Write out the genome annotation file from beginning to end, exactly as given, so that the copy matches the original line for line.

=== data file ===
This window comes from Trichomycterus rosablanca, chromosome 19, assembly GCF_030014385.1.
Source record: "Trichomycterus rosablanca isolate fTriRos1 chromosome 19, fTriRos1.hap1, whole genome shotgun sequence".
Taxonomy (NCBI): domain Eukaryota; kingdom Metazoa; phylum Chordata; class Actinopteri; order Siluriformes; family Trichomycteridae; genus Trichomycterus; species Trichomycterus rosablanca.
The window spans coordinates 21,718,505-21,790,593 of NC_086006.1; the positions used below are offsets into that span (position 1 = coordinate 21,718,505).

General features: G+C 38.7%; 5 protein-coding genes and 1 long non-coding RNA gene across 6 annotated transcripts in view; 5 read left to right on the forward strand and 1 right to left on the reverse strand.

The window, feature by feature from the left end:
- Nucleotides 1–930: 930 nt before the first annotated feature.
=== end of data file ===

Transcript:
This window comes from Trichomycterus rosablanca, chromosome 19, assembly GCF_030014385.1.
Source record: "Trichomycterus rosablanca isolate fTriRos1 chromosome 19, fTriRos1.hap1, whole genome shotgun sequence".
Taxonomy (NCBI): domain Eukaryota; kingdom Metazoa; phylum Chordata; class Actinopteri; order Siluriformes; family Trichomycteridae; genus Trichomycterus; species Trichomycterus rosablanca.
The window spans coordinates 21,718,505-21,790,593 of NC_086006.1; the positions used below are offsets into that span (position 1 = coordinate 21,718,505).

General features: G+C 38.7%; 5 protein-coding genes and 1 long non-coding RNA gene across 6 annotated transcripts in view; 5 read left to right on the forward strand and 1 right to left on the reverse strand.

The window, feature by feature from the left end:
- Nucleotides 1–930: 930 nt before the first annotated feature.